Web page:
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London and Paris, Part Two

Harrods - ain

Harrods – ain’t she a beauty?

So where was I? Oh, yes, the trip. Let’s break it down into categories.

Mass Transportation

I like subways. I think they’re fun. So I didn’t mind that our apartment in London was far enough away from the main attractions that we needed to hop on the Underground every time we went out. It helped that our daughter spent time in London during an overseas-study-in-France-program a couple of years ago, and knew how to navigate them. She was a great leader. A great leader who walked fast (must be something “they” are taught in overseas preparation school) even though her normal speed might be considered, um, less-than-speedy.

We also used the “Metro” in Paris, but might have ended up in Norway had she┬ánot been there to interpret the more complicated subway system. So can I get a what-what for our daughter?? WHAT, WHAT?!?!?

Walking

Yes, we used subways, but still had to walk to subway stations. And once you are in them, you must walk up and down many flights of stairs, not something we are used to in the Motor City where we love our vehicles with the four wheels that take you places.

On our last full day in London, we rode the tube to High Kensington Street, ate at Sticky Fingers Cafe (Bill Wyman’s restaurant; Wyman is a former member of the Rolling Stones), walked further east to Kensington Palace where the Duke and Duchess of Cambridge (William and Kate, for the uninitiated) live with their two adorable royal babies, took a less-than-hour tour (ideal for us attention-challenged Houghtons), walked through Kensington Gardens (by this time it was dark; dark starts at 4:00), had little idea of our destination, crossed over into Hyde Park (a fun walk in the evening – lots of swans), found a path through to the city – and by the city I mean sidewalks, buildings, stores, holiday lights – and then suddenly, there she was: HARRODS. The most famous department store in the world.

Unfortunately, it was the day after Boxing Day (a national holiday in the U.K., Boxing Day is the day after Christmas notable for huge retail markdowns), and the day after Boxing Day (which isn’t a national holiday) is apparently no different. Why, people were shoved like sardines in that most famous department store, at which point we decided we were either thirsty or hungry and ready to call it a day.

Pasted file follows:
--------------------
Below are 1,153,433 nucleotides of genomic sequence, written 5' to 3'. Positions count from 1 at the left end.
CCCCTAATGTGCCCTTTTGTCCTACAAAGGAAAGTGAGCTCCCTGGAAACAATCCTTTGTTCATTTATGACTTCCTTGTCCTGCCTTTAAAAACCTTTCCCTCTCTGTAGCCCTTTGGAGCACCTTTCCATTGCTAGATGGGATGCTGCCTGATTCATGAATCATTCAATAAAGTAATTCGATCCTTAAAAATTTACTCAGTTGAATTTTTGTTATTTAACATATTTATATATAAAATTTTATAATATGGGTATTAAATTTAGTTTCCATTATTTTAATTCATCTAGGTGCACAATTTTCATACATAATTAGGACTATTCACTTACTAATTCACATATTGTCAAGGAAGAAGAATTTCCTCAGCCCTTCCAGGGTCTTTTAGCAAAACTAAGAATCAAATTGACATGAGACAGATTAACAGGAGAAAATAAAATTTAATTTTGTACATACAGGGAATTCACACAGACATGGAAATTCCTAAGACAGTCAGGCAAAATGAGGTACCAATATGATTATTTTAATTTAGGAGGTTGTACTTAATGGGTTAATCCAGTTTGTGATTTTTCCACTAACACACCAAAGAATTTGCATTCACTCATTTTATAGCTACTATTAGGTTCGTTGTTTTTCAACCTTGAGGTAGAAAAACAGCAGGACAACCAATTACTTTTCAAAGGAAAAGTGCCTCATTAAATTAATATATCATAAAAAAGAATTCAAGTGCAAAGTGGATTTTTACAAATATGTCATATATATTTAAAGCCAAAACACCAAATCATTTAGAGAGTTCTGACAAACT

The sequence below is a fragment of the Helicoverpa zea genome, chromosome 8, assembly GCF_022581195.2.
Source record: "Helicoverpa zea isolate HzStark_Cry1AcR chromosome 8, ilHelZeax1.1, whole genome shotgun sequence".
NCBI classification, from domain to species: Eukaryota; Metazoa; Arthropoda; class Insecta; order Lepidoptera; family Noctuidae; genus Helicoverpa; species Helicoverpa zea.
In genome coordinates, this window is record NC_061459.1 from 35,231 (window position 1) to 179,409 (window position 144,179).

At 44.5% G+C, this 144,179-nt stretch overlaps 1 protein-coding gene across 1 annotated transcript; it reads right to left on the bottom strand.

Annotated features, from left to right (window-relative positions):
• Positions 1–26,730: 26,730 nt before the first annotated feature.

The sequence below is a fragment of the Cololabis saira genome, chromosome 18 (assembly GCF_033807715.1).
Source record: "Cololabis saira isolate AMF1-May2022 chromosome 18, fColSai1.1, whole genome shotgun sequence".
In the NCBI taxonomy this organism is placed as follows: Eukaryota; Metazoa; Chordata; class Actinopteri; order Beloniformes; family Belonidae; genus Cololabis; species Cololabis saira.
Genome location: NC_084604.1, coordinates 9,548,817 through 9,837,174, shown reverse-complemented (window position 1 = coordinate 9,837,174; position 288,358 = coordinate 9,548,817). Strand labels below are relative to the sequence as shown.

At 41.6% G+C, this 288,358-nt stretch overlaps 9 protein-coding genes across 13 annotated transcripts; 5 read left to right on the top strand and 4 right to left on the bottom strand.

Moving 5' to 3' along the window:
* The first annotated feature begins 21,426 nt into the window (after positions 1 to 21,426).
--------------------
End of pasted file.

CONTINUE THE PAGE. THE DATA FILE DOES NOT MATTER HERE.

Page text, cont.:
Apartments – AKA, cultural differences, or, my favorite part of traveling

Europeans live smaller than Americans. Smaller living spaces, fewer luxuries, and they hang dry their clothes. So it takes some getting used to, spoiled as we are by the good, old American lifestyle. Still, it’s interesting to adapt.

I could get real picky and list things that need┬áimprovement (recalling my days as a so-called manufacturing engineer at Unisys where we constantly tinkered with process). But if you can pardon the potty talk, so what if the toilet seats weren’t as comfortable as ours, or that, in the Paris flat, you had to hold the “handle” down until everything flushed? Or that your cardio-vascular system was challenged by the four flights of stairs up to the apartment every time you returned? These are things you adapt to as guests of a society that hasn’t caught up to the U.S., er, has a different set of standards. Or isn’t as litigious. Or something.

We all liked the apartments. But it’s good to be home.

If you aren’t bored out of your mind, stay tuned for part three.

And if you missed part one, here ’tis.

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January 1, 2016 - 7:11 pm

London and Paris, Part One - Pam Houghton - […] 300 words maximum! So if you want to know how this very intriguing tale turns out, continue on to Part Two. Or should I say, Part […]

January 2, 2016 - 10:35 pm

London and Paris, Part Three - Pam Houghton - […] In case you missed part two, here it is. […]

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